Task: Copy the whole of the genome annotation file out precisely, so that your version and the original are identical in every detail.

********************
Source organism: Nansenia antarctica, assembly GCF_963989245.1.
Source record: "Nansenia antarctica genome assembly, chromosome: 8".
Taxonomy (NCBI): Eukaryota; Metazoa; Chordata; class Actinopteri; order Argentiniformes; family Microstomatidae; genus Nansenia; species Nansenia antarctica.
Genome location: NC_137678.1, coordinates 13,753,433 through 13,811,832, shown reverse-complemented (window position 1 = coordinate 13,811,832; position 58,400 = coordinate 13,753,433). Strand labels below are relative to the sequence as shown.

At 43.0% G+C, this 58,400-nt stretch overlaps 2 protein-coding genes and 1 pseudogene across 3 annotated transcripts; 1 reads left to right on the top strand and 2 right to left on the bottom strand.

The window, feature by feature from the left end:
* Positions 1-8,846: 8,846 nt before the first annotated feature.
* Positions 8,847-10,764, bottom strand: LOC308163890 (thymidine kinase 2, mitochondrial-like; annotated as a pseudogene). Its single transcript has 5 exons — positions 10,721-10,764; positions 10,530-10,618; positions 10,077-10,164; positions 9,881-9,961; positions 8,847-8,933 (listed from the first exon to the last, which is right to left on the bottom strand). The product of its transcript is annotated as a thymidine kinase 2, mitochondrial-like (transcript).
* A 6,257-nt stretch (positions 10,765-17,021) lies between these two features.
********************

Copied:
Source organism: Nansenia antarctica, assembly GCF_963989245.1.
Source record: "Nansenia antarctica genome assembly, chromosome: 8".
Taxonomy (NCBI): Eukaryota; Metazoa; Chordata; class Actinopteri; order Argentiniformes; family Microstomatidae; genus Nansenia; species Nansenia antarctica.
Genome location: NC_137678.1, coordinates 13,753,433 through 13,811,832, shown reverse-complemented (window position 1 = coordinate 13,811,832; position 58,400 = coordinate 13,753,433). Strand labels below are relative to the sequence as shown.

At 43.0% G+C, this 58,400-nt stretch overlaps 2 protein-coding genes and 1 pseudogene across 3 annotated transcripts; 1 reads left to right on the top strand and 2 right to left on the bottom strand.

The window, feature by feature from the left end:
* Positions 1-8,846: 8,846 nt before the first annotated feature.
* Positions 8,847-10,764, bottom strand: LOC308163890 (thymidine kinase 2, mitochondrial-like; annotated as a pseudogene). Its single transcript has 5 exons — positions 10,721-10,764; positions 10,530-10,618; positions 10,077-10,164; positions 9,881-9,961; positions 8,847-8,933 (listed from the first exon to the last, which is right to left on the bottom strand). The product of its transcript is annotated as a thymidine kinase 2, mitochondrial-like (transcript).
* A 6,257-nt stretch (positions 10,765-17,021) lies between these two features.